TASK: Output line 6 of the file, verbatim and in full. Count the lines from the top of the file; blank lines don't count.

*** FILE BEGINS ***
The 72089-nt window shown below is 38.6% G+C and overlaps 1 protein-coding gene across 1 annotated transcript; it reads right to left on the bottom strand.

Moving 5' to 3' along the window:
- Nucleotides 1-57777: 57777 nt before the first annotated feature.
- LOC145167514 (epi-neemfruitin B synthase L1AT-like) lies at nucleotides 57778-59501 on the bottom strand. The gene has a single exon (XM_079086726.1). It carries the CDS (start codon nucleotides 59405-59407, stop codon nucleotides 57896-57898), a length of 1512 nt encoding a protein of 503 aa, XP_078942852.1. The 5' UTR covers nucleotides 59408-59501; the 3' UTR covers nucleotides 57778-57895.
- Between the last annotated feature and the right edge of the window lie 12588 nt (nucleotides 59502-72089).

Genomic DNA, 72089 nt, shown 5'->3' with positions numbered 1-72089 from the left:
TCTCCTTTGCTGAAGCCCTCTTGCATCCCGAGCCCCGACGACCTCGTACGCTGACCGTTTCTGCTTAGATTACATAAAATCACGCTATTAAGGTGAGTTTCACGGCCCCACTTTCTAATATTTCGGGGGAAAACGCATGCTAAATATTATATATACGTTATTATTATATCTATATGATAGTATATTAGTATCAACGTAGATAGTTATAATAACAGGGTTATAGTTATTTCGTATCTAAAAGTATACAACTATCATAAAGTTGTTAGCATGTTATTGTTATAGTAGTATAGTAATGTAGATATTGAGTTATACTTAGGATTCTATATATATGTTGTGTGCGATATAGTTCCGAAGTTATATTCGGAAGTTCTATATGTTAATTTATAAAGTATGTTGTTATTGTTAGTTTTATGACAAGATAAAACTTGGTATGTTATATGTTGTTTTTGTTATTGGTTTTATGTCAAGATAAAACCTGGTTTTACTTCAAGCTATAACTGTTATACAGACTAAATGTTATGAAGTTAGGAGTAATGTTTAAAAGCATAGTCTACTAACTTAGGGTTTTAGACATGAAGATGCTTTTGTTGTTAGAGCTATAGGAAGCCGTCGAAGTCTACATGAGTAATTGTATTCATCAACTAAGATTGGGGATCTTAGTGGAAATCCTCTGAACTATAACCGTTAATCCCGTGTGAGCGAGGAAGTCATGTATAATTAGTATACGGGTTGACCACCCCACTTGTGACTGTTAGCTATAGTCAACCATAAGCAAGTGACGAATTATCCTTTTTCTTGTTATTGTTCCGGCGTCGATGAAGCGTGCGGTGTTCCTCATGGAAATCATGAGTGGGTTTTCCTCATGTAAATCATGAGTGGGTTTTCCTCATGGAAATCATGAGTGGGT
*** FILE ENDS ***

Genomic DNA, 72089 nt, shown 5'->3' with positions numbered 1-72089 from the left: